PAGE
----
As these long evenings draw in and I look out of my salon window and over the city, all over the darkness is illuminated by small bonfires lit to fend off the night. Of course, there will be more bonfires than ever tonight as we gather to celebrate Guy Fawkes Night and though I shall remain safely indoors with my hound, watching the displays from the warmth of my drawing room, many more will venture out into the cold to enjoy this autumnal tradition.
As you watch in wonder though, spare a thought for those who attended a display in Paris on 30th May 1770. Gathered in the Place Louis XV (now the Place de la Concorde) to attend an event in celebration of the marriage of Marie Antoinette and the future Louis XVI, a night of festivities turned into a tragedy in which many lost their lives.
In order to mark the happy occasion of the royal marriage, a wonderful fete was planned for the citizens of Paris. Alcohol would flow, entertainers would promenade and fireworks designed by the famed Italian firm established by the Ruggiers brothers would explode over the crowds.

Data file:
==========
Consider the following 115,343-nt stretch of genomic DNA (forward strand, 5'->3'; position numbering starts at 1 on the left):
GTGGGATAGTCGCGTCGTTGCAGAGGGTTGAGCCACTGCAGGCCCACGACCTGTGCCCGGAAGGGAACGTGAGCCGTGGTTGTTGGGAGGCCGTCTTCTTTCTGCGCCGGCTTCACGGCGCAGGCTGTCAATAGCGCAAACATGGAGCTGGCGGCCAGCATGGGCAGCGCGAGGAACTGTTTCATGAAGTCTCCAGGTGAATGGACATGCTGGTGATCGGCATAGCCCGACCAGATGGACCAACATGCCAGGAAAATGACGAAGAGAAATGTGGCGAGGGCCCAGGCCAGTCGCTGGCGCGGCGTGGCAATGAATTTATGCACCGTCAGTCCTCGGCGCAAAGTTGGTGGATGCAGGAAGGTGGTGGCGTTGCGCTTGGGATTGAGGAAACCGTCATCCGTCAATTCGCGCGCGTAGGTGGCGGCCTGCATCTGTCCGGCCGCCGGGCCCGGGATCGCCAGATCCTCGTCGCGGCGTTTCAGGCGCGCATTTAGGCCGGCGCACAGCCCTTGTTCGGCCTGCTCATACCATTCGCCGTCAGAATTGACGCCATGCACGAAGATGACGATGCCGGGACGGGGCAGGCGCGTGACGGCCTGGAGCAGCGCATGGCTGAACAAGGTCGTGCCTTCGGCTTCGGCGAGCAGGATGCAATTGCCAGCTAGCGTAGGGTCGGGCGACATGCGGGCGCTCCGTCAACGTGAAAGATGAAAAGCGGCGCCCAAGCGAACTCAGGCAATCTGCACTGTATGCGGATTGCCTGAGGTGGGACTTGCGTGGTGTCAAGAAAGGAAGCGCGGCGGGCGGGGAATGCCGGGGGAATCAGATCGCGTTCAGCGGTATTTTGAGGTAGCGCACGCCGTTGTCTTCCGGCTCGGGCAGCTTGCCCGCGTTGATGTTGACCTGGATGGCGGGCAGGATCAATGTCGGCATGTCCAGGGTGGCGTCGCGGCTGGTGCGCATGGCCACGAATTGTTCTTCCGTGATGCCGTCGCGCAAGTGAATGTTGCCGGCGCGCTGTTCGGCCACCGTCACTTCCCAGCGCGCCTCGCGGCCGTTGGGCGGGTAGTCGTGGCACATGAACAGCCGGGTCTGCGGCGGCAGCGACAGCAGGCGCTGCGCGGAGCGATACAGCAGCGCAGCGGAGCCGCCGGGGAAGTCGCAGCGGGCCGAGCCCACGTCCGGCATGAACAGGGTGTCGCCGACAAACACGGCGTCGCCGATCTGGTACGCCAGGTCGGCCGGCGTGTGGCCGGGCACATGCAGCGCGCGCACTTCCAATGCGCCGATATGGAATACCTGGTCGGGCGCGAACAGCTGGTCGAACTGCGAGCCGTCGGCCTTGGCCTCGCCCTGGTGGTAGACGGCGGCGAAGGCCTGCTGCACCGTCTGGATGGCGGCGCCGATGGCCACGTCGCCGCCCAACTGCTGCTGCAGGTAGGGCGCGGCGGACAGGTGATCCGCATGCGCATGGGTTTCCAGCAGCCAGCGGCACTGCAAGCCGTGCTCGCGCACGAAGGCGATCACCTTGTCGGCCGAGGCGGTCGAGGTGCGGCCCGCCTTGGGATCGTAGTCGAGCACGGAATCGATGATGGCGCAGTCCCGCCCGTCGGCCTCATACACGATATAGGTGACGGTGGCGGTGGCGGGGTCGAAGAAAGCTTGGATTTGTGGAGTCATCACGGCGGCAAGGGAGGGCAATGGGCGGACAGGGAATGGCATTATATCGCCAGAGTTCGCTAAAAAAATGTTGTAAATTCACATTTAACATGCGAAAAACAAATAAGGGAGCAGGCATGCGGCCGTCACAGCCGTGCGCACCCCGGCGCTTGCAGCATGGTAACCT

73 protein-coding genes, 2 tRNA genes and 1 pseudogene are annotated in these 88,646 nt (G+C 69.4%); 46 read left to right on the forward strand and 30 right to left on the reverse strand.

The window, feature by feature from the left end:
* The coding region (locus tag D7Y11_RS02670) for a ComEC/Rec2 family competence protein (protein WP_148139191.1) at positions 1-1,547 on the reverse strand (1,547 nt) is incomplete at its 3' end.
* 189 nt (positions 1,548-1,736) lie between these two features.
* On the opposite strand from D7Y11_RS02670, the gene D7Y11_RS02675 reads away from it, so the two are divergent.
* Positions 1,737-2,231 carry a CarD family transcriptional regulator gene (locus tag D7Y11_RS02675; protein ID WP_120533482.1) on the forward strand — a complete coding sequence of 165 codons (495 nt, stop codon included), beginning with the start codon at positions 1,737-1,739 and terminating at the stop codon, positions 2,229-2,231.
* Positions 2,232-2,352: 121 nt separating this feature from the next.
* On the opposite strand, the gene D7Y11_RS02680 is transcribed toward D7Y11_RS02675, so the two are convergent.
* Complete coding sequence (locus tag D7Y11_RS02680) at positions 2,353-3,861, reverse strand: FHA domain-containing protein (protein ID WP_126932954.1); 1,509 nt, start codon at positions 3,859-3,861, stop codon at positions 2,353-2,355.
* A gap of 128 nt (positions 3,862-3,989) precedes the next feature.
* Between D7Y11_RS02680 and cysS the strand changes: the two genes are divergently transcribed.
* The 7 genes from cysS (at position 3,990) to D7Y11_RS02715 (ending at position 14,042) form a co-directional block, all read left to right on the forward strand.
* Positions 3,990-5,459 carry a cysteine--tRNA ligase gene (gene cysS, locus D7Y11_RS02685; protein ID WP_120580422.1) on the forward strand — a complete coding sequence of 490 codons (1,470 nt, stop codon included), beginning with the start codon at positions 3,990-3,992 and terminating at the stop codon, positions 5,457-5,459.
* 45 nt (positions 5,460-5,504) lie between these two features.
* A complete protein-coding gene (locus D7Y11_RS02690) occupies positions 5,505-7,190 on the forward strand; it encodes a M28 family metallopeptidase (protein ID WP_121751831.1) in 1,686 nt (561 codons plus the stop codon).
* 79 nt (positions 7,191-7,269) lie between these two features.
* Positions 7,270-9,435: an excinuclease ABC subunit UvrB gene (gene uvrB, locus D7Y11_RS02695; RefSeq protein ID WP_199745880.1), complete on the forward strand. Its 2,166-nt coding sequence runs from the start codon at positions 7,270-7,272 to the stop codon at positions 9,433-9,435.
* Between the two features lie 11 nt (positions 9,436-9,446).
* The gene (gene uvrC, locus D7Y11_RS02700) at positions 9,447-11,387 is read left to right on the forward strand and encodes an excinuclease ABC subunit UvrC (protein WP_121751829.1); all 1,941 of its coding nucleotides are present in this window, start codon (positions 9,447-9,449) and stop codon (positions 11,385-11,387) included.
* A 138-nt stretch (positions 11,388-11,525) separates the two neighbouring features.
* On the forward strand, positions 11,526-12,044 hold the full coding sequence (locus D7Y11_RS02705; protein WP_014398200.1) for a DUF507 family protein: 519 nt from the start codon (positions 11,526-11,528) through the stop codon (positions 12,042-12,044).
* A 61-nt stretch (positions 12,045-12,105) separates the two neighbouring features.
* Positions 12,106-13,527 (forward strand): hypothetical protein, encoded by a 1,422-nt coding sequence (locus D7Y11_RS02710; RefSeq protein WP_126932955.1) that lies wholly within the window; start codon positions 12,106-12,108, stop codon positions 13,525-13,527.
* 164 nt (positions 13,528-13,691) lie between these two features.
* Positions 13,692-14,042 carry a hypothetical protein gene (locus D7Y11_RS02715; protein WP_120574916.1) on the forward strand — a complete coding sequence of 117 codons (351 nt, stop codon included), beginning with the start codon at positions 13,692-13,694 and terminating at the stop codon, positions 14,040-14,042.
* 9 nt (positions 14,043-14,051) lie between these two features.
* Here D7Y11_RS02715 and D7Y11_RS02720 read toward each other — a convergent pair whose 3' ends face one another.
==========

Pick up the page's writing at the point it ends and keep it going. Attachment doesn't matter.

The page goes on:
By all accounts the night was a triumph until, as the evening winds blew stronger, disaster struck. Caught in the gusts, lit fireworks were swept into unlit rockets and the whole began to go off, flying amid the crowd. Wooden stalls caught alight, seating collapsed and the audience panicked. Hemmed in by the ditches that flanked the Place Louis XV, they attempted to flee for the presumed safety of the narrow Rue Royale but this was to prove a fatal decision.
The crowd surged into the bottleneck but found themselves met by another large group coming in the opposite direction to join the party, unaware of the drama unfolding. People were trampled and crushed in the ensuing panic and though official estimates put the death toll at 133, unofficial accounts record it as far higher. Hundreds of survivors suffered injury and some were left with permanent disabilities as a result of the night on which celebration turned to tragedy in honour of the royal nuptials.
You can find out more about the couple and their opulent wedding in my book, Life in the Georgian Court, available at the links below.